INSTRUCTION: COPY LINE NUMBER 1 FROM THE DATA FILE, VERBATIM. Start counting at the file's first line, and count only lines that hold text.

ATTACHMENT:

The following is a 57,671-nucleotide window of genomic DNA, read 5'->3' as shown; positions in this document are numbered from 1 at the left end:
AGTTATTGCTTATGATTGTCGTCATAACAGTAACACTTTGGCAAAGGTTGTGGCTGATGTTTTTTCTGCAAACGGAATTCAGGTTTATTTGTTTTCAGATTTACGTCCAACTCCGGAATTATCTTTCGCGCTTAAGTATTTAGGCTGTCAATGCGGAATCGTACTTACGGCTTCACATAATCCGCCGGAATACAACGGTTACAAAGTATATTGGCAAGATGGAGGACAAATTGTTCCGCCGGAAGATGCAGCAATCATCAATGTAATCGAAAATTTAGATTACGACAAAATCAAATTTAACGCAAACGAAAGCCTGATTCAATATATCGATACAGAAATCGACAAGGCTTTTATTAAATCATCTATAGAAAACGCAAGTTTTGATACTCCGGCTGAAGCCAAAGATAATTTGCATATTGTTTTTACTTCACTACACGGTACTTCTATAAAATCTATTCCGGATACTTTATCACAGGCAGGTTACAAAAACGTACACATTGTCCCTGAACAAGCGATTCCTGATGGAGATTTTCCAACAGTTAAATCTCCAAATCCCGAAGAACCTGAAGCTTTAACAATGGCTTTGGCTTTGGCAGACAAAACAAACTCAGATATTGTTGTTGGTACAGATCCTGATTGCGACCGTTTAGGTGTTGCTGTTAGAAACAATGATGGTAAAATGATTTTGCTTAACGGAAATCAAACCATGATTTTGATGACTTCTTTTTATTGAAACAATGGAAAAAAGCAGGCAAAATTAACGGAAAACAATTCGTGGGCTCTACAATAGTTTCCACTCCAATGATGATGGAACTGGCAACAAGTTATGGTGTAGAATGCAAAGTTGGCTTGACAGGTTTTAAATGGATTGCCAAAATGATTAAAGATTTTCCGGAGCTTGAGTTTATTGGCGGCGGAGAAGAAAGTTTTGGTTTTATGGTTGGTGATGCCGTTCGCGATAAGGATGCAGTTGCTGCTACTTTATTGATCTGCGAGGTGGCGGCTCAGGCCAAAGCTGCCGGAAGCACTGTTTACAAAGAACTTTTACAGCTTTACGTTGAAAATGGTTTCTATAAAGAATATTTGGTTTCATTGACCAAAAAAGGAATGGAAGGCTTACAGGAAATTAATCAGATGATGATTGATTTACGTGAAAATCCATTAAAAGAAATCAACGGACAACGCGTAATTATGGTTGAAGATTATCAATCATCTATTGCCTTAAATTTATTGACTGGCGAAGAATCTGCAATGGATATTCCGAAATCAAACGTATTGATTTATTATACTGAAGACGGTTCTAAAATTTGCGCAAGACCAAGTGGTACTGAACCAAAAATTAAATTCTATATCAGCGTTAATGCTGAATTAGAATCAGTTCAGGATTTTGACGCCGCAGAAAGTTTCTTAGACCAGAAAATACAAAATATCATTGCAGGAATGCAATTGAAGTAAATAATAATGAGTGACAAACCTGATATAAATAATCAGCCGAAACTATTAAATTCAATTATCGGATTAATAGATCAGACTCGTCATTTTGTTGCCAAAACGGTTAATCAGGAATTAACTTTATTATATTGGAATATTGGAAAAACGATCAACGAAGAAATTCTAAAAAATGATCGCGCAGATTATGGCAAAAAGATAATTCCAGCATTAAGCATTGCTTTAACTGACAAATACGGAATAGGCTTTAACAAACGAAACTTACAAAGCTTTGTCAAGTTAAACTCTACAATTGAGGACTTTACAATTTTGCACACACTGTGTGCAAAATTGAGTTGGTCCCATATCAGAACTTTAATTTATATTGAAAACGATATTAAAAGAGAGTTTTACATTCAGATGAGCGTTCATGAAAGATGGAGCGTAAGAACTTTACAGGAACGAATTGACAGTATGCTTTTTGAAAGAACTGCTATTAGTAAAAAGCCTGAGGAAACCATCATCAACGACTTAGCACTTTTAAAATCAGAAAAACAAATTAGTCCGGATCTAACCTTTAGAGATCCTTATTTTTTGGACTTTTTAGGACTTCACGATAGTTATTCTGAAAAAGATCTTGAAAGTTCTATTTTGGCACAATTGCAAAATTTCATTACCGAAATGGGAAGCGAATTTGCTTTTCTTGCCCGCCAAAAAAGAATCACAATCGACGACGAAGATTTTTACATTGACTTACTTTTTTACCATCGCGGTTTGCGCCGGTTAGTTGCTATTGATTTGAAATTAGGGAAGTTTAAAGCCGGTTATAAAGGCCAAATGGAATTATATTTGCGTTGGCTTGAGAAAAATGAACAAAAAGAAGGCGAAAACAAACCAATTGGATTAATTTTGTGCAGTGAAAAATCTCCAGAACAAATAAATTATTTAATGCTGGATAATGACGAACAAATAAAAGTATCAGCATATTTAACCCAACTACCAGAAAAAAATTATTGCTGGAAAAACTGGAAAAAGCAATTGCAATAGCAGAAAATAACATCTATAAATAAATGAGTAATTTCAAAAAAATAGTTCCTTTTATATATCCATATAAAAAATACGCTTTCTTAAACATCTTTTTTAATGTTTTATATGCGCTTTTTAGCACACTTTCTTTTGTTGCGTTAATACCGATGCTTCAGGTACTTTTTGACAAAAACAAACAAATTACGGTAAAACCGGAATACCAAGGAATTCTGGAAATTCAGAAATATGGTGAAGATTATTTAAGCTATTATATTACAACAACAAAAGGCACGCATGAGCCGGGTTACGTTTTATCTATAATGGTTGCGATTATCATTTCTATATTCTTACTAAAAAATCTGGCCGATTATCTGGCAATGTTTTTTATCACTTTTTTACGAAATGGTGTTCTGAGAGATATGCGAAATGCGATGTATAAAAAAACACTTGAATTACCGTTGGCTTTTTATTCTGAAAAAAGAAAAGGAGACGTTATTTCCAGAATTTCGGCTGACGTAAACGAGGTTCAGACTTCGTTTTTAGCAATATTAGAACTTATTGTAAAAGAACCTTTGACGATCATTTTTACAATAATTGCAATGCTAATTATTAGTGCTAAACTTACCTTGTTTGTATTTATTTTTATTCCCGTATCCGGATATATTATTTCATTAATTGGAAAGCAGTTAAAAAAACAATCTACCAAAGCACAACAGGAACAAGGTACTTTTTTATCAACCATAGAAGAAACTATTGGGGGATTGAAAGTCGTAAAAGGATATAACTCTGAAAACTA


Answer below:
The following is a 57,671-nucleotide window of genomic DNA, read 5'->3' as shown; positions in this document are numbered from 1 at the left end: